New Yorkers are smiling. The Centers for Disease Control and Prevention has announced that vaccinated Americans can resume the life we enjoyed previous to the COVID-10 pandemic. While there are still a few rules around wearing face coverings, both the Governor of New York State and the Mayor of New York City have lifted most restrictions.
It has been fifteen months since the city was shuttered on March 12, 2020. During this time New Yorkers were not allowed to gather in large groups, told to maintain a social distance of at least six feet from one another, and could not leave home without a face covering. In a city of exuberance and high energy, there were only muffled voices and hidden facial expressions. New Yorkers are emerging cautiously, as we were at the epicenter of the pandemic last spring, and will not easily forget if ever, the eerily silent streets and the hospital tents constructed in our beloved Central Park.
Now our concern turns to India. There is not one New Yorker I have spoken with who is not aware of how the pandemic is raging through the country. I met my dear friend Ruchira Gupta for tea one afternoon to learn more about the situation in India. She is the founder and president of Apne Aap International, a social justice activist, journalist, professor at New York University, and a Distinguished Scholar at the University of California, Berkeley. She, like many others, has been working within the international community to secure medical supplies and food, particularly for the most vulnerable.
As my mind and heart were thinking of India, I walked along the path in Central Park one afternoon, surrounded by spring blossoms, to visit the handsome Asia Society building on Park Avenue. It is a place I often frequent and yet this was the first time I had been there since February 2020.
Currently, the exhibition on display is part two of the Triennial, which has been titled “We Do Not Dream.” The work, by contemporary artists from across Asia, pushes boundaries and encourages us to use our imaginations to understand their conceptual thought. In one room a gaggle of music stands with quotations printed in black letters on bright white paper replaces music. In another room, trompe-loeil paintings suggest an Indian home in America.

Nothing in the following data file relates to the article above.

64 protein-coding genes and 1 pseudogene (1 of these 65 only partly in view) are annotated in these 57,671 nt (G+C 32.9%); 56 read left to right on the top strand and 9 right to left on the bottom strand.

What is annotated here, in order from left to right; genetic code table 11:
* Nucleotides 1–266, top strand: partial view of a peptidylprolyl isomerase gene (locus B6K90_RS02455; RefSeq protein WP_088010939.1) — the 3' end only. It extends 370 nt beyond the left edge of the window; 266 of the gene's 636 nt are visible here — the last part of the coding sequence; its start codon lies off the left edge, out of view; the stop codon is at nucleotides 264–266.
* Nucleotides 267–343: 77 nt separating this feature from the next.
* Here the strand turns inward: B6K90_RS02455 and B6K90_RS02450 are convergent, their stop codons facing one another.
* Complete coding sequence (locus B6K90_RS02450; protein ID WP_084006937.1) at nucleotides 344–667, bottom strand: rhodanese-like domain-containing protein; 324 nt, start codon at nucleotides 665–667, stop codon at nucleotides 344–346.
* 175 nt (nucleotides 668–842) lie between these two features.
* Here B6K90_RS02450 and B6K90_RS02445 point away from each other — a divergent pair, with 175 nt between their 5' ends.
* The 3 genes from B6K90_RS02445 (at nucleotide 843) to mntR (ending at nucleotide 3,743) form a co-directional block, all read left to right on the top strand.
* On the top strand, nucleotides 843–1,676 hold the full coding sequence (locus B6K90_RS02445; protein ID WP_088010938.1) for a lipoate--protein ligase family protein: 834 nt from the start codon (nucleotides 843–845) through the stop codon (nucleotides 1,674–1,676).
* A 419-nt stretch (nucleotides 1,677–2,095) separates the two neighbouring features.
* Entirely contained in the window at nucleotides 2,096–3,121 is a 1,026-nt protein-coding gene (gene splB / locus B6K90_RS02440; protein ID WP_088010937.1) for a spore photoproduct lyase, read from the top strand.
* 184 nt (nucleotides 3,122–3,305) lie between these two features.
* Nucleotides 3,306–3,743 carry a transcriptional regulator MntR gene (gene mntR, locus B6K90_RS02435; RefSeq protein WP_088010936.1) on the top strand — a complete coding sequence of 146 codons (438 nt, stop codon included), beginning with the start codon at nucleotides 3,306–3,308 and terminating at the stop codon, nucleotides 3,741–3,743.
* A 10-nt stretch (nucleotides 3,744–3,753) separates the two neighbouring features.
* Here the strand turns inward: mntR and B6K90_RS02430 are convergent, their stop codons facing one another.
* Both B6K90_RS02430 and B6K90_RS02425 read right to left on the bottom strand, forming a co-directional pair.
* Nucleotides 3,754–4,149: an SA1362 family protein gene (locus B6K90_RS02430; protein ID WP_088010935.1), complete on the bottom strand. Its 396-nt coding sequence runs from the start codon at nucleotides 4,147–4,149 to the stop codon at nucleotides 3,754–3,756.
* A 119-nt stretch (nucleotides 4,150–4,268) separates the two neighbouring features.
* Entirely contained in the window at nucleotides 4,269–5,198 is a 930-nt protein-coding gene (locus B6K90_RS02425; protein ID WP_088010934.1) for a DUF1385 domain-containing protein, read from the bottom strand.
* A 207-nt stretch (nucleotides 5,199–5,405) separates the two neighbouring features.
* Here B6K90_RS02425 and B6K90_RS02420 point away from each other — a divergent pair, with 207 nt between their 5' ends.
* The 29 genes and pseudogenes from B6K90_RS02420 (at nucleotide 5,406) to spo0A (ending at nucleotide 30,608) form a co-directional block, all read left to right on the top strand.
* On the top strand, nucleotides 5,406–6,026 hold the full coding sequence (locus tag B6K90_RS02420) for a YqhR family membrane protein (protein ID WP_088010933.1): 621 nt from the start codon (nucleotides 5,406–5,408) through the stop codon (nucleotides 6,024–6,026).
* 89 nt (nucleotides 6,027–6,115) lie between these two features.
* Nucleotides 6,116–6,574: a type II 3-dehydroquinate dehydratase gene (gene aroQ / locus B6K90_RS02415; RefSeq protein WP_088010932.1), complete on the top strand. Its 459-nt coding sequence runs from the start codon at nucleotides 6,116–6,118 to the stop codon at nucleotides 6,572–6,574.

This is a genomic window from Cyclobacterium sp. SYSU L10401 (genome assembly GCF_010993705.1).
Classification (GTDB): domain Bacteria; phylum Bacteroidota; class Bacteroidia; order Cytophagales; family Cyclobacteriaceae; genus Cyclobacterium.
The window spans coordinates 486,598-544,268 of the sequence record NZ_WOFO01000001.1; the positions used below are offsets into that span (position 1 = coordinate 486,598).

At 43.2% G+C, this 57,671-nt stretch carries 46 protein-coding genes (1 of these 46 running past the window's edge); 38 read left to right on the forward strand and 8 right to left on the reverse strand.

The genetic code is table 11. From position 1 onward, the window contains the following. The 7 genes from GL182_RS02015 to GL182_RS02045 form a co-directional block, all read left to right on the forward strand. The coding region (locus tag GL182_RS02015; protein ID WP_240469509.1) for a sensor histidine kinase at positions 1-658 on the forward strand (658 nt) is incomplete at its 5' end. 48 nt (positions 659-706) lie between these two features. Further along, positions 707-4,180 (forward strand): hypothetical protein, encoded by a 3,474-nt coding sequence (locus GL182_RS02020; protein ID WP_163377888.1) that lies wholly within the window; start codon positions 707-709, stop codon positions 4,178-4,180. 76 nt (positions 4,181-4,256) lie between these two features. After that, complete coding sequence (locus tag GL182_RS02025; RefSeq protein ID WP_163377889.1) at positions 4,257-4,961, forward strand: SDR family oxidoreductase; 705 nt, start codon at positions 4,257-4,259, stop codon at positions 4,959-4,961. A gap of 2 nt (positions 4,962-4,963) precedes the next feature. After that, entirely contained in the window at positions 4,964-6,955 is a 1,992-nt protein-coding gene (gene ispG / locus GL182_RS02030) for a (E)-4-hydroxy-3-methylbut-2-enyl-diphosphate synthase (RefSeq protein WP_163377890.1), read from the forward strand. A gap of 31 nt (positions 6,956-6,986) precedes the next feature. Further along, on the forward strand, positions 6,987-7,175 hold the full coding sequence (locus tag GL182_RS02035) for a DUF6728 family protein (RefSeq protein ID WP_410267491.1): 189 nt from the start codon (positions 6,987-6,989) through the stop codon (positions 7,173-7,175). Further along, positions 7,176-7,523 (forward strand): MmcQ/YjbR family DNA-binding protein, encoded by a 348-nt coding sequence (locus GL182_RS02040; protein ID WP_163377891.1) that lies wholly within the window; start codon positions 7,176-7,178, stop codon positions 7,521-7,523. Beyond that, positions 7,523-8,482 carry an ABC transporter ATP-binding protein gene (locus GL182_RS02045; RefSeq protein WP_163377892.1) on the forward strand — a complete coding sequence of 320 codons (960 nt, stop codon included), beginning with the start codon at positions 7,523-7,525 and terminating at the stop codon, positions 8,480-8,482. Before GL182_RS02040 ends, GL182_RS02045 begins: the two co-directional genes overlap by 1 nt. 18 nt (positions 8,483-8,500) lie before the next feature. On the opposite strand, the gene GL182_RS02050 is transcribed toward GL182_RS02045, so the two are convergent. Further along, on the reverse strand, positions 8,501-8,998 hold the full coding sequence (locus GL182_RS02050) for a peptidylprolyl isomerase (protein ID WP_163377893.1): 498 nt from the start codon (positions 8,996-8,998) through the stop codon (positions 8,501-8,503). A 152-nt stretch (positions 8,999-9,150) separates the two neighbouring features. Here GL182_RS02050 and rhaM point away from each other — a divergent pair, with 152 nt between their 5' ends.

Knowing the Asia Society has an office in Mumbai I sent a letter to Inakshi Sobti, the Chief Executive Officer, to inquire about their work. In a return note to me, she wrote: “The Asia Society Indian Centre in Mumbai is designed to cultivate nuanced understandings of Asia-Pacific affairs through diverse programming. Our initiatives include lectures, discussions, policy roundtables, leadership programmes, cultural summits, musical performances, and film screenings. The Asia Society is a place for discussions on regional and global affairs.”
Little India Market, a delightful grocery on Third Avenue in Kips Bay, between twenty-seventh and twenty-eighth streets, is a place where one can find chutneys, sweets, tea, spices, and other Indian groceries. I usually return with a satchel filled with a large box of loose tea, decorated sweets, incense, and other items food items available in my neighborhood markets. I have missed the loose tea and the other ingredients over the last year. Just a block from the Little India Market on Lexington Avenue, in the same neighborhood, are a number of Indian restaurants. With the lifting of restrictions and the return to indoor dining, I am hoping to gather a few friends for an evening of conversation to taste the delicate flavors we have missed.